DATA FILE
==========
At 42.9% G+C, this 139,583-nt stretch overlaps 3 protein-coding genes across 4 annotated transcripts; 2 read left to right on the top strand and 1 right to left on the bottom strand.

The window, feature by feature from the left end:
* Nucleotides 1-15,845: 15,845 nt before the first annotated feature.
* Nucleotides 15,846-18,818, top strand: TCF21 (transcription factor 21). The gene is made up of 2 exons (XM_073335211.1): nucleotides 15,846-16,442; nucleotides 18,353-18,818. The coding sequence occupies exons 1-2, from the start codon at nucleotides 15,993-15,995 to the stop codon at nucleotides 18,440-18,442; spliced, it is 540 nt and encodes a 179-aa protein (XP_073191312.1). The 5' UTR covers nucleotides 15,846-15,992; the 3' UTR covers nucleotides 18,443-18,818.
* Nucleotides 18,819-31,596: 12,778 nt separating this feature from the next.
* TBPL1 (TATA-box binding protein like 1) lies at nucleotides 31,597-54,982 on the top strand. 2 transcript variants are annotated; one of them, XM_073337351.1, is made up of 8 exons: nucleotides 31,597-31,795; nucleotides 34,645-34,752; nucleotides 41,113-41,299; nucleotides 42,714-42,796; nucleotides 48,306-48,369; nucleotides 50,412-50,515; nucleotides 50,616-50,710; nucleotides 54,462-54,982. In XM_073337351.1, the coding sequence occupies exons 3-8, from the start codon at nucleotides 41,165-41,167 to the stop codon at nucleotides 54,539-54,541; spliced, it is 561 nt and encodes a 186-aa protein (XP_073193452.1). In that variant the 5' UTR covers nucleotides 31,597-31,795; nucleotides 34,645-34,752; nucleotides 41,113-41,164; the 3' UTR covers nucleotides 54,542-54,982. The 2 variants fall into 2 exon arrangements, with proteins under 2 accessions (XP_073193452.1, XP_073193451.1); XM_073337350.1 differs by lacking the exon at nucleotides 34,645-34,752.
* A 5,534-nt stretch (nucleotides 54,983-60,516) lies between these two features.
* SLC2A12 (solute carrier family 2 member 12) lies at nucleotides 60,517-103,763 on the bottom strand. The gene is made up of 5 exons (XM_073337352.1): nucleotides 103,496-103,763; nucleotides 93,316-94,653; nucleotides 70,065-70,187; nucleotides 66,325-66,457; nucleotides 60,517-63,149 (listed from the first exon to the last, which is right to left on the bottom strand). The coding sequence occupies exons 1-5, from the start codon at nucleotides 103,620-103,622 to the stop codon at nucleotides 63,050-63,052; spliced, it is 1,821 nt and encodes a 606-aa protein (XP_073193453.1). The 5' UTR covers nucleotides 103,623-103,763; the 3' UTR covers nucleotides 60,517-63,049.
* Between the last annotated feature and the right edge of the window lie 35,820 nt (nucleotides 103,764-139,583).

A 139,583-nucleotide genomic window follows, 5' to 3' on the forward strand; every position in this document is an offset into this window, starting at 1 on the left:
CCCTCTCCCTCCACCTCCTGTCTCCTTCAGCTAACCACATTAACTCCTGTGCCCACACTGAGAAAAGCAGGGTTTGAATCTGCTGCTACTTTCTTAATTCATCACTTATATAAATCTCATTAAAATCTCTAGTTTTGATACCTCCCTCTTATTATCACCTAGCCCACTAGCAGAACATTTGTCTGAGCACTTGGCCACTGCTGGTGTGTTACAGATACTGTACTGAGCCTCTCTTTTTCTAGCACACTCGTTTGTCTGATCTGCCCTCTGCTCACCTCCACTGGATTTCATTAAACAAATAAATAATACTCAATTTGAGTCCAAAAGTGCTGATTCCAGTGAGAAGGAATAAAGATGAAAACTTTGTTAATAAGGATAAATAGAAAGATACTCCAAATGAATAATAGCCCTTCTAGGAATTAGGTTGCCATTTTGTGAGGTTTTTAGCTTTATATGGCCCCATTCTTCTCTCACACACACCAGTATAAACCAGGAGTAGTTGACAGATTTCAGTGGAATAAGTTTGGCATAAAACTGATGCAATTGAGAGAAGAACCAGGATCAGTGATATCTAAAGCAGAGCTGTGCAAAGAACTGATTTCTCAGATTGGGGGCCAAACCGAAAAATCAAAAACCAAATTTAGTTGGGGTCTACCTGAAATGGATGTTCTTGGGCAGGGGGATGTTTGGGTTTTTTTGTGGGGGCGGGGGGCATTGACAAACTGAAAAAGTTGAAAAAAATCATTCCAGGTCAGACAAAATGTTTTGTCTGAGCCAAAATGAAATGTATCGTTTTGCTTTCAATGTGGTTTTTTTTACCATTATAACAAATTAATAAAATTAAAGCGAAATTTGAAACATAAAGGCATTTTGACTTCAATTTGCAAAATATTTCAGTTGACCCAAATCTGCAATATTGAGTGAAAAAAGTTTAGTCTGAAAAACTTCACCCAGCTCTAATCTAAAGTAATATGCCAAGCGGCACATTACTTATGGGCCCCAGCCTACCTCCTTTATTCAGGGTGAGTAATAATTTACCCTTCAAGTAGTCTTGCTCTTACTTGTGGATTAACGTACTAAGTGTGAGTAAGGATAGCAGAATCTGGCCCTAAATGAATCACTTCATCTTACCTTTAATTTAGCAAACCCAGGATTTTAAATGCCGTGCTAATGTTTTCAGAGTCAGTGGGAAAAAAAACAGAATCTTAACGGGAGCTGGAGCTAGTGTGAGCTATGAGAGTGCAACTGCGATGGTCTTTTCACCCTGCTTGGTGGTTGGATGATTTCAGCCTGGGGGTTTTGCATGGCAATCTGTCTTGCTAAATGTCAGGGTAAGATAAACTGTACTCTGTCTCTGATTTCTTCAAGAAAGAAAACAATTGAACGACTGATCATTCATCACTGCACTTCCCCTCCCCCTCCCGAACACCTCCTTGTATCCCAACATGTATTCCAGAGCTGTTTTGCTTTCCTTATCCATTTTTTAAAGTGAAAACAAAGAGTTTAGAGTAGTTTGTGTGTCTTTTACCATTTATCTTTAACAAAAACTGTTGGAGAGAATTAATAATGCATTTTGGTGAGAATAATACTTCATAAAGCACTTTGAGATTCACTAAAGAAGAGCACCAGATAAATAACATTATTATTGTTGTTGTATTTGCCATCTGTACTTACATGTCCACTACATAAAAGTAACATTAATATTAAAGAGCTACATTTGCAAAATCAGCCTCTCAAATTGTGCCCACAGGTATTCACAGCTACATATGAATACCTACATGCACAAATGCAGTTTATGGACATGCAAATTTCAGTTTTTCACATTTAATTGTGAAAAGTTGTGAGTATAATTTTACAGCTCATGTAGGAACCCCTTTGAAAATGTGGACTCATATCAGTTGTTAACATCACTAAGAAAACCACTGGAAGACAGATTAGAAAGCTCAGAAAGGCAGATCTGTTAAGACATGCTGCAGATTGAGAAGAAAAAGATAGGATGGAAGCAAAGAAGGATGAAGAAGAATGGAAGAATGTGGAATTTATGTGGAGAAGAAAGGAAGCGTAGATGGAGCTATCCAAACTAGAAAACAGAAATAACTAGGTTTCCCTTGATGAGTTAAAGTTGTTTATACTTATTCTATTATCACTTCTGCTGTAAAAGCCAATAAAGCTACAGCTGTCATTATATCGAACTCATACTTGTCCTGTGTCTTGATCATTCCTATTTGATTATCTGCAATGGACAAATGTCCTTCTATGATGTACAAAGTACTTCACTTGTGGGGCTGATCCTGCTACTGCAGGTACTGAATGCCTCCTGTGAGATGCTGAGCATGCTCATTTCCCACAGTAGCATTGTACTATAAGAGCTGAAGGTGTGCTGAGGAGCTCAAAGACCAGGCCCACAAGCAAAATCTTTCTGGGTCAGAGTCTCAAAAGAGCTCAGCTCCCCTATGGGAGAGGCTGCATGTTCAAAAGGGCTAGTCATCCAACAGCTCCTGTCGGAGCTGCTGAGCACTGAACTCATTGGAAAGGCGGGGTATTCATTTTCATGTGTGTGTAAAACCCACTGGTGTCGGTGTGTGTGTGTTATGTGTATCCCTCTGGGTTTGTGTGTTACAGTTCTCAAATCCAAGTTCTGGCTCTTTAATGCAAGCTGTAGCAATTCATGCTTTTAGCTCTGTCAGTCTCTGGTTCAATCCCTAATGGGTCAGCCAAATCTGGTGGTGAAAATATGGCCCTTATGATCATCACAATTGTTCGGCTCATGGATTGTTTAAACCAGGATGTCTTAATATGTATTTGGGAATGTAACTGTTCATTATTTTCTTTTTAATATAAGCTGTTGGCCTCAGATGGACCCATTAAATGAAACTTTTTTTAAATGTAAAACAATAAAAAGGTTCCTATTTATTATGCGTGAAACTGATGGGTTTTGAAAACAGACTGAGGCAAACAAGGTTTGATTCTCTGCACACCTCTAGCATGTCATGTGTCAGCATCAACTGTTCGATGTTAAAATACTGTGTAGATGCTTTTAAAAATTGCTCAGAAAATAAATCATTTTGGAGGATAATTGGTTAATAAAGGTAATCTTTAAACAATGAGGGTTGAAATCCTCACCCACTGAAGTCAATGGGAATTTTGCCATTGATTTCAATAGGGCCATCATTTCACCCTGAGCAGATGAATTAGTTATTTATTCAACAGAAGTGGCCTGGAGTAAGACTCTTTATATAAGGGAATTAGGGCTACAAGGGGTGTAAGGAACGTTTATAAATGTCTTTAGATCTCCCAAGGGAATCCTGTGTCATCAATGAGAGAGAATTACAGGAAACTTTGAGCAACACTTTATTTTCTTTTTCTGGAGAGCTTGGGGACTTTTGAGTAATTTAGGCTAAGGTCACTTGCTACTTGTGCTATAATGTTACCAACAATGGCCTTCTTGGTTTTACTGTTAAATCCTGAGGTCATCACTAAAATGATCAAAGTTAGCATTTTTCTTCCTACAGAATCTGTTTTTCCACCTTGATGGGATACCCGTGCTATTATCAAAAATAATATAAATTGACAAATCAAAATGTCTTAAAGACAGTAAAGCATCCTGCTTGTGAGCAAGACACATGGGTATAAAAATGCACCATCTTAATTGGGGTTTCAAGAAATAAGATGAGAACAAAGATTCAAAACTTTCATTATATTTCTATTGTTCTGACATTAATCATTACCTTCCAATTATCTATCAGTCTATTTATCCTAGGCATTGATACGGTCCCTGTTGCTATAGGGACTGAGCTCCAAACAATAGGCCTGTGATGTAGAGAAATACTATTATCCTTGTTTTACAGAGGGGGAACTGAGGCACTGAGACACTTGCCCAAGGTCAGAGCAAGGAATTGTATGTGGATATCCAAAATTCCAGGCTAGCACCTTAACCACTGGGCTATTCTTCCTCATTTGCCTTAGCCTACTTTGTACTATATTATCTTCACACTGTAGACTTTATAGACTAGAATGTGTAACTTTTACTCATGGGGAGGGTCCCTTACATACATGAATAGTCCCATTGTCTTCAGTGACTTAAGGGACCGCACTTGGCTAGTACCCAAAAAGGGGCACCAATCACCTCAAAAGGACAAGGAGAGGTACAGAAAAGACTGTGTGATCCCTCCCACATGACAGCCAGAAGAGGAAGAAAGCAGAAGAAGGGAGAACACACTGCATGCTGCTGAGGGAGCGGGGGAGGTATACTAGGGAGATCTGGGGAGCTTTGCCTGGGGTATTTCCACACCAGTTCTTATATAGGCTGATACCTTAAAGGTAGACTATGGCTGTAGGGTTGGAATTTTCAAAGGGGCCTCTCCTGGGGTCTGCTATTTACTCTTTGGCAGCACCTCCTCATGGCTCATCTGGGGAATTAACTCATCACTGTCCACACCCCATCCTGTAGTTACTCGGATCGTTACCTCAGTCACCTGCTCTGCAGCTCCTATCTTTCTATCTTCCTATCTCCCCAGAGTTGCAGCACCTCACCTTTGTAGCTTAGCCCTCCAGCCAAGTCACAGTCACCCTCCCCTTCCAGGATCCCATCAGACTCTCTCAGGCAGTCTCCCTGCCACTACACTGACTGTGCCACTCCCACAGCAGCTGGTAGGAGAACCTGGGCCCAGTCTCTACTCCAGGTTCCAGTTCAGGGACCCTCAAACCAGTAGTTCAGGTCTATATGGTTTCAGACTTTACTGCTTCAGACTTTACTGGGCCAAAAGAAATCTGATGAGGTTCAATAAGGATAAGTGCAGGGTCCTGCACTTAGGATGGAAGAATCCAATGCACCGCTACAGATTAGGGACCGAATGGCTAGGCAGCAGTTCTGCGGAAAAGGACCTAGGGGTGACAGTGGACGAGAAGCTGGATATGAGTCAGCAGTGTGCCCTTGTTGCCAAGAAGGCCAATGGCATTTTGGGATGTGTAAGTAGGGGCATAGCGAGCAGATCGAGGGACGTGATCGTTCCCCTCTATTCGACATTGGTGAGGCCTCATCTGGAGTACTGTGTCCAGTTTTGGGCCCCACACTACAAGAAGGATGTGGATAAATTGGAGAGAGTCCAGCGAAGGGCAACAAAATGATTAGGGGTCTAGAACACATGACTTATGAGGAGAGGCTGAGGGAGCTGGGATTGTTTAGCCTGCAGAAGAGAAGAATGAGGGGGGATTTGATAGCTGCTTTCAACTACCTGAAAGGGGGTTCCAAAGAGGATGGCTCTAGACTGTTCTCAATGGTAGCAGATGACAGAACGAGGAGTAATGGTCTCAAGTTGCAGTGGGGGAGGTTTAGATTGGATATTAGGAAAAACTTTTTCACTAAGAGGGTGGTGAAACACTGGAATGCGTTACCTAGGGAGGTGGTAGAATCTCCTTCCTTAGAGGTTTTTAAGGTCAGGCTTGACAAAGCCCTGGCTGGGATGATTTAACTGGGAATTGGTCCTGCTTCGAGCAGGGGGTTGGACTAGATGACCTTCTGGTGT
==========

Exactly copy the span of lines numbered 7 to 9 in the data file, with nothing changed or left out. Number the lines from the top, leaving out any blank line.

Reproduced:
* A 5,534-nt stretch (nucleotides 54,983-60,516) lies between these two features.
* SLC2A12 (solute carrier family 2 member 12) lies at nucleotides 60,517-103,763 on the bottom strand. The gene is made up of 5 exons (XM_073337352.1): nucleotides 103,496-103,763; nucleotides 93,316-94,653; nucleotides 70,065-70,187; nucleotides 66,325-66,457; nucleotides 60,517-63,149 (listed from the first exon to the last, which is right to left on the bottom strand). The coding sequence occupies exons 1-5, from the start codon at nucleotides 103,620-103,622 to the stop codon at nucleotides 63,050-63,052; spliced, it is 1,821 nt and encodes a 606-aa protein (XP_073193453.1). The 5' UTR covers nucleotides 103,623-103,763; the 3' UTR covers nucleotides 60,517-63,049.
* Between the last annotated feature and the right edge of the window lie 35,820 nt (nucleotides 103,764-139,583).